Cousin Jade, Chez Elle
Cousin Jade put me through the motions:
"One-two. One-two. Uppercut. Hook. Jab."
I knew my cousin was sassy and tough. I did not realize that she held a black belt in Tae Kwon Do. Nor did I realize that she currently takes boxing lessons. We just spent my last evening in New York with her taking me through crouches, stances, and punches I'd only seen broadcast on fight nights.
Cousin Jade has just hosted me for nearly a week in her neat Mott Street walkup. In addition to picking up moves I will never use in any ring, I've enjoyed hanging out with my cousin at home and around Lower Manhattan. I've gotten to know other sides to her in addition to her martial art ability:
Thursday night, not a minute back inside her apartment after work, Jade flipped on the DVR and TV. It was time to watch "Scandal". My cousin gave me the background on previous episodes. I am certainly not above guilty indulgences following trashy TV shows. So, I was happy to be introduced to another program to zone out on times I feel like a break from la vie en francais back up in Quebec.
We spent our next morning together going to Health Department Court. Evidently, her restaurant received an inspection that Jade felt inaccurately represented the true state of the kitchen. (E.g., being cited for a worker not wearing a cap despite that that worker was wearing a bandana.) Before we went I was intrigued by my cousin's description of the waiting room being a zoo of angry restaurateurs fuming in the very same building as angry motorists contesting traffic citations. It turned out not to be such a madhouse that particular day, but the main point was just to spend whatever time I could hanging out together with my cousin according to her schedule.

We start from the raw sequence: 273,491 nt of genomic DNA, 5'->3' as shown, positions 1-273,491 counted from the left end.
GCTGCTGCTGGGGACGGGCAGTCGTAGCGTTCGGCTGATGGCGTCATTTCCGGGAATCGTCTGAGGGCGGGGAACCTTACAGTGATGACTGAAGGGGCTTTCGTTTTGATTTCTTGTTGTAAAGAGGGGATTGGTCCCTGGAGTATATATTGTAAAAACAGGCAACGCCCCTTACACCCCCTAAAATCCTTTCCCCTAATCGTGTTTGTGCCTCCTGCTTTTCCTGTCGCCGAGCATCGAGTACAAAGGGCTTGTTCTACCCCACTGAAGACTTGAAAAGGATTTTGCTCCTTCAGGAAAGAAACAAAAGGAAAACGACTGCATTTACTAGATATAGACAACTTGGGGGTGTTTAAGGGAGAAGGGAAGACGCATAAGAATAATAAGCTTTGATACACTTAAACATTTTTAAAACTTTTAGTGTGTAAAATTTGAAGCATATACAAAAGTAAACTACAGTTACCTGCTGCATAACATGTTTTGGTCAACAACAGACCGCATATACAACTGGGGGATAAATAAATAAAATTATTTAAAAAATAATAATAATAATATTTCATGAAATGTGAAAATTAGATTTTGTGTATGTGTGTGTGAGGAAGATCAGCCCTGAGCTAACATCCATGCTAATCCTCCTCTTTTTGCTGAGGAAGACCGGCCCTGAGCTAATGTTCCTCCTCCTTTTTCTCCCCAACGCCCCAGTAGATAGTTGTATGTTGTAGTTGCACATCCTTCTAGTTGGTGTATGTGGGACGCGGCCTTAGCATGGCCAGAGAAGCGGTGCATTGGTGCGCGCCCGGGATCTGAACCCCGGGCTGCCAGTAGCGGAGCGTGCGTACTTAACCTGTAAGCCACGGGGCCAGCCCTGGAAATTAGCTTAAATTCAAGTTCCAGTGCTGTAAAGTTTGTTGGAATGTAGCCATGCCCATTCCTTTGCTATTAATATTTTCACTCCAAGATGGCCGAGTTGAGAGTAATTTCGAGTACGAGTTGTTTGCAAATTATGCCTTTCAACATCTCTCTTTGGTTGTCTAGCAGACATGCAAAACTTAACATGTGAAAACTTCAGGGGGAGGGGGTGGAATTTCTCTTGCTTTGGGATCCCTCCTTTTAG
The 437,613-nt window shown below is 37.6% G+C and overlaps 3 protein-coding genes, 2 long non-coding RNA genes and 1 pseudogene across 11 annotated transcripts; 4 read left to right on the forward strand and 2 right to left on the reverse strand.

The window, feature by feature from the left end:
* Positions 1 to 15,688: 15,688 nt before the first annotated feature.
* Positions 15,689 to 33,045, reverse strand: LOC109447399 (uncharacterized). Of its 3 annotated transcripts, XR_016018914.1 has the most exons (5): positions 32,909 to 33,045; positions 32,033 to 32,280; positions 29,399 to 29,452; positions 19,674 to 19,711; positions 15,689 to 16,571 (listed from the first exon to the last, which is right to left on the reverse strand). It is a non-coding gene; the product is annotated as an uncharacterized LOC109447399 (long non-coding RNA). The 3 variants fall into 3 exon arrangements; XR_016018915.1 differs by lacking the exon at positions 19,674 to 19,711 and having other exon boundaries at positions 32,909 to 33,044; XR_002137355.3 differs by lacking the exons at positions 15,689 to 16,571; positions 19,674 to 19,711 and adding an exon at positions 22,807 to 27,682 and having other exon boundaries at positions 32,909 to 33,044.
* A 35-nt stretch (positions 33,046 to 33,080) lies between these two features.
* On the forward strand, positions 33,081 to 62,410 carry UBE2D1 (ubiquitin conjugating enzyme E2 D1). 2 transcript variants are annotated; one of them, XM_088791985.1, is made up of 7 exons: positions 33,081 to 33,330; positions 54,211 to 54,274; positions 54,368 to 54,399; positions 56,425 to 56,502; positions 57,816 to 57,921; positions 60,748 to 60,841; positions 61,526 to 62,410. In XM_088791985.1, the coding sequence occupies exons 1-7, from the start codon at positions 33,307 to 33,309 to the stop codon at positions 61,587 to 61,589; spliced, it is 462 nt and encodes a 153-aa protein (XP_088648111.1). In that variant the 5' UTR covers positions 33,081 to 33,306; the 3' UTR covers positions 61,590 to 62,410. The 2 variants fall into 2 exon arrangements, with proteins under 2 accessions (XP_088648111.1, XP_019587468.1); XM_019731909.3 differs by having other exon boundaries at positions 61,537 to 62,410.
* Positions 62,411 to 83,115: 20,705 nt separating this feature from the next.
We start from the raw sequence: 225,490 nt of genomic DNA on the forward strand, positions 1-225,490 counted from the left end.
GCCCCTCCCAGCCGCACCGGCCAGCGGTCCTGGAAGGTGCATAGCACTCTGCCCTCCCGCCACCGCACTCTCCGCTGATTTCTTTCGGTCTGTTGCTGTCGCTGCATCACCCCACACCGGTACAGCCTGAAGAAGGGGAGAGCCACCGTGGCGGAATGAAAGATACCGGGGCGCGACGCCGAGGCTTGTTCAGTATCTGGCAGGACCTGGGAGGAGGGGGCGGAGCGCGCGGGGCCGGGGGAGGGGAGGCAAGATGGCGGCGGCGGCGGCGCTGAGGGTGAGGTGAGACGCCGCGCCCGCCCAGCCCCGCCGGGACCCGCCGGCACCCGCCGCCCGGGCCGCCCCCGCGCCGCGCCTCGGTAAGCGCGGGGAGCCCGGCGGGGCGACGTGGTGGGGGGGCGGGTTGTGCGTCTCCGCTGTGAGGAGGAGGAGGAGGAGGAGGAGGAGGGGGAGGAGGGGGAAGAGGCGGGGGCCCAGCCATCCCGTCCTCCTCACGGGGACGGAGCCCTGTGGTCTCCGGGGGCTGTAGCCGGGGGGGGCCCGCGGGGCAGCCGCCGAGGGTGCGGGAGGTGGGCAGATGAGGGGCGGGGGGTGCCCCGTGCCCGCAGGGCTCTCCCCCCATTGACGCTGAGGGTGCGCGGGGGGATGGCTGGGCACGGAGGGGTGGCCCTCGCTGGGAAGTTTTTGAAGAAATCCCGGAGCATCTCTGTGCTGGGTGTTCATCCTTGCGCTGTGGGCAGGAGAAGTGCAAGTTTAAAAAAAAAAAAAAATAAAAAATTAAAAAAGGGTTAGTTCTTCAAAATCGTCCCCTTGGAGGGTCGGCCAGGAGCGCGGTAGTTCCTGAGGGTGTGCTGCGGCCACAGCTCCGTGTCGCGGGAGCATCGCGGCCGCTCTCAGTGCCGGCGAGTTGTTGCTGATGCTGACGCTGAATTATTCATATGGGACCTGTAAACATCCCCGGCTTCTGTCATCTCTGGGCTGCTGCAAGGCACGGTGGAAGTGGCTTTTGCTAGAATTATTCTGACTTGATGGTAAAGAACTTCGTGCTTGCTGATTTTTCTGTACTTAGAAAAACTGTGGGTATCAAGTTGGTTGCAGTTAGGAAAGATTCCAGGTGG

Times she was at work and I wasn't elsewhere about town I tried to make myself a useful houseguest. At one point Jade confided that a shortage of electrical outlets meant that, on occasion, she would boil up hot water using a socket in her bathroom--a practice that proudly cemented her role as ultimate mad aunt in the eyes of her niece. Simple solution: I bought an extension cord with multiple outlets, moved aside her fridge and makeshift kitchen counter, found a place to plug the cord in, then placed everything back where it was. (Sorry if you lose Crazy Tita status for that repair, Jade.)